SANTA BARBARA, Calif. - Someone with multiple income streams would appear to be more likely to handle the financial impacts of the current pandemic, but that's not always the case. It has sunk many budget plans for 2020.
Milo Wolf has been sidelined from his job on the Land Shark where he gives witty tours around Santa Barbara both on shore and on a short ocean tour.
He also hosted a trivia-entertainment night at various locations including the Brewhouse in the West Beach neighborhood. It was called the Milo and Maddy Hammerhead Trivia Hour.
With those two options going quiet, Milo has surfaced at the Santa Barbara Harbor with a new line check service for vessels.
It may be just what he needs to stay afloat with about 1,200 vessels in the harbor and many visiting vessels weekly.
Wolf says, "there's an old saying: water flows and go with the flow, and that's what I had to do."
In making a change, Wolf surfaced with one of the smallest boats in the Santa Barbara Harbor. "I needed something that is small enough to get around in this harbor because I have to go right in between boats."
The Glen L Tubby Tug is 9 feet long and 5 feet wide.
Wolf uses it for his newer business called Line Check Services.
These days with the crisis, many vessels have absentee owners who don't know about the wear and tear taking place on their lines or other parts of their vessel.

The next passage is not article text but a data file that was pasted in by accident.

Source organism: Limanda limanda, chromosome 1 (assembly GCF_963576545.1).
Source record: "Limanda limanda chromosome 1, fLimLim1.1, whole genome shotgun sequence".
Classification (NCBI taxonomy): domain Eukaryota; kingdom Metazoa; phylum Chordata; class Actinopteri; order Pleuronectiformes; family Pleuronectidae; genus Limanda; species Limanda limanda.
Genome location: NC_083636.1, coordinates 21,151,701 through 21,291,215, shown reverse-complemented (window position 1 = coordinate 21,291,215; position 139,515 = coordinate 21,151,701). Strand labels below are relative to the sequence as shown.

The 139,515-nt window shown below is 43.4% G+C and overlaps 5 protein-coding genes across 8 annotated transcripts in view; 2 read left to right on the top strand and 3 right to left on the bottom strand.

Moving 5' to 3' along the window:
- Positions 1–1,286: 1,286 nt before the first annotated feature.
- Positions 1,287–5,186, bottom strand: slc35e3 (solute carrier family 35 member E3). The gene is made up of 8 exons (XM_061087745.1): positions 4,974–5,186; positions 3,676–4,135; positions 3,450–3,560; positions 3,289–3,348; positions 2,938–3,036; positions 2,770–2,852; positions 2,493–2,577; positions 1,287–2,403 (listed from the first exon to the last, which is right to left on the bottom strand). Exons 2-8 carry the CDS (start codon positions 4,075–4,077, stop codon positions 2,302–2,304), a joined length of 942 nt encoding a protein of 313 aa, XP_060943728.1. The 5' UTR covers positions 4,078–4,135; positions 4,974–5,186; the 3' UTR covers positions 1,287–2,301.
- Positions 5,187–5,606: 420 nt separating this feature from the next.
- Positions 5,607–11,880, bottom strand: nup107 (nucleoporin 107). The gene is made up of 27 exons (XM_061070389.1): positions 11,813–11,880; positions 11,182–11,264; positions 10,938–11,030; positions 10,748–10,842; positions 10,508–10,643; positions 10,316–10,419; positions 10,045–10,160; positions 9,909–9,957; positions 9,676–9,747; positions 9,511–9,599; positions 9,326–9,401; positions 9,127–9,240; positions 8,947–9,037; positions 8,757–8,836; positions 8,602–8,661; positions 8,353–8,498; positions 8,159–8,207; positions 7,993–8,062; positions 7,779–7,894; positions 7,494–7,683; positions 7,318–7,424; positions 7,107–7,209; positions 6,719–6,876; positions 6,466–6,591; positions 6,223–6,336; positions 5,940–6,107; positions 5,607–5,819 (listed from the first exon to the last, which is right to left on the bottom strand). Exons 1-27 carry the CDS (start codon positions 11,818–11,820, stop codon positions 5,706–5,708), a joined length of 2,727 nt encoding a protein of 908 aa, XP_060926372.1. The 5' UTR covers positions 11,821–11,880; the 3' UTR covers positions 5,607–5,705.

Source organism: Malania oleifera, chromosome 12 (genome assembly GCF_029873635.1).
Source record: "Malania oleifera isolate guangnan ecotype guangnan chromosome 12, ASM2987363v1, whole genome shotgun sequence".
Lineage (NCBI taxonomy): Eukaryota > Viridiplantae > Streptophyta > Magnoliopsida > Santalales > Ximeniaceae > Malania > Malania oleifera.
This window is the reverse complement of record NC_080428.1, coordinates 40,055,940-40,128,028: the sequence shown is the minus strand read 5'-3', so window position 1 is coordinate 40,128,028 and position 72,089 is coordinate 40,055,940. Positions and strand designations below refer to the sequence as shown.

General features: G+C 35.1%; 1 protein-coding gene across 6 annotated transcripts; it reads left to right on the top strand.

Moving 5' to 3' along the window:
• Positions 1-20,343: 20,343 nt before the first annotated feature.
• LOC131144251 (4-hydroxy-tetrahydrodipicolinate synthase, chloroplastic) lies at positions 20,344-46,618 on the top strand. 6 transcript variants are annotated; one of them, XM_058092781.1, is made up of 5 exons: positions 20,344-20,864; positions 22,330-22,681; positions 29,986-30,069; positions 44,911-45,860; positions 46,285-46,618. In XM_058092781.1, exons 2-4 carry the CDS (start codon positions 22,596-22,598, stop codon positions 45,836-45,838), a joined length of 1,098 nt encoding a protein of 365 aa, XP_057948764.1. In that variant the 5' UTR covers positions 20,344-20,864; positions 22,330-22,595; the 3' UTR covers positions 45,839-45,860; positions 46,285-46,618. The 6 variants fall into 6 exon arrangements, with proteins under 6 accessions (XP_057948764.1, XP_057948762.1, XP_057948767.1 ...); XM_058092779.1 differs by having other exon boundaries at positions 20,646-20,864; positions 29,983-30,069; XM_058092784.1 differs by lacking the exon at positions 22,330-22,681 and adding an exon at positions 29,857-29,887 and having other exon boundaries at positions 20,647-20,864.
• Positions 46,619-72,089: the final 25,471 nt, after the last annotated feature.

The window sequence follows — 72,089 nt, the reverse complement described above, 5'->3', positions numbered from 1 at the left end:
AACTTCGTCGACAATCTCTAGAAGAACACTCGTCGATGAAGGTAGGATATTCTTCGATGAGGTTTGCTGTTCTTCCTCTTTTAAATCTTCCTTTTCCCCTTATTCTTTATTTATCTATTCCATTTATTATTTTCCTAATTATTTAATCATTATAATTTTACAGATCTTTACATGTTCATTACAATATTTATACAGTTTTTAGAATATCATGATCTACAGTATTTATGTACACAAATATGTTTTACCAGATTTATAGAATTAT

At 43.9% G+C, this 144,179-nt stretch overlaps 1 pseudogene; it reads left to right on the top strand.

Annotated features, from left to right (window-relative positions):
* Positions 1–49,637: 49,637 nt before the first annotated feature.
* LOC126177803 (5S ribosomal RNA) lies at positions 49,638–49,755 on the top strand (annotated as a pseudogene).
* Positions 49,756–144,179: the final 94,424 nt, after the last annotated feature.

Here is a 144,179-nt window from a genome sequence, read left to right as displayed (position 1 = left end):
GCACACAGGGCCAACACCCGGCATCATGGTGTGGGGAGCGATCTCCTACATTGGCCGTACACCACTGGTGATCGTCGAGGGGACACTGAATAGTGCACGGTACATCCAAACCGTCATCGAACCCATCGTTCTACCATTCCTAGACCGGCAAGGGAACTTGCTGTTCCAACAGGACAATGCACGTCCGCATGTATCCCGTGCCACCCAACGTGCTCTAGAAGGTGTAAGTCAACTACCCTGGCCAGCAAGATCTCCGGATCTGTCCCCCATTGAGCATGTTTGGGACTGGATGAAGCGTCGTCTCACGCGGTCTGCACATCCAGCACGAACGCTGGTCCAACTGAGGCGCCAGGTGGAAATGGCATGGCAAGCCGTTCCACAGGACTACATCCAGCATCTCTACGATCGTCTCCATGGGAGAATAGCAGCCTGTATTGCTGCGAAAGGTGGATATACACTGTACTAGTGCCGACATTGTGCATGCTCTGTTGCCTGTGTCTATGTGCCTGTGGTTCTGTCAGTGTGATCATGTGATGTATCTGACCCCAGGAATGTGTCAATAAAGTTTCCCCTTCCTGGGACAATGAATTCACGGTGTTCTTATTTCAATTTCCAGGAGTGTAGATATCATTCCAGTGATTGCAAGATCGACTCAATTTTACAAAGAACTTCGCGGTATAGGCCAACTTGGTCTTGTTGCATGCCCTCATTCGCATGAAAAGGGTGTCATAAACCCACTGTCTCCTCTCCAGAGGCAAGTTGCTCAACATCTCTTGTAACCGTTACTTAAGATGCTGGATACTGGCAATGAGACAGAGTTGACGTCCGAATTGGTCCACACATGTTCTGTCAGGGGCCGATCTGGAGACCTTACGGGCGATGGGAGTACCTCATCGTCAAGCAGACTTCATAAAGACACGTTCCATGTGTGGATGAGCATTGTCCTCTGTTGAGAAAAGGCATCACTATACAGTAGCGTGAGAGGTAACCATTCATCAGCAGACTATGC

Wolf says he has proven to be more reliable than many others. He is in the harbor regularly and lives a couple of minutes away.
"They tell me, 'My friends, my neighbor will take care of it.' What if your neighbor is taking care of their stuff?" he said.
There are cruise-by inspections and some up-close where he will see "that your lines are secure and there are no chafe points because this is where it will chafe and will break the line."
Now he has his harbor business and is also somewhat of a neighborhood watch leader.
"It's a pleasure to be down here with all my friends in the harbor," said Wolf while driving his still-unnamed boat around.
"God bless the harbor patrol here, they do such a wonderful job but they can't attend to the minutiae of every boat in the harbor," said Wolf. "I want to make sure your boat is not sinking, there aren't people living on it, there aren't people that don't belong there and that it's in a secure condition."
Like his life during the virus, he isn't sitting around and doesn't want these boats to be neglected either.
"You can't let them sit. You have to be proactive like engines, everything. Boats will really go bad quick in the marine environment," said Wolf. "It's the little things that can turn into a big thing. You want to be ahead of it, you don't want to be behind it."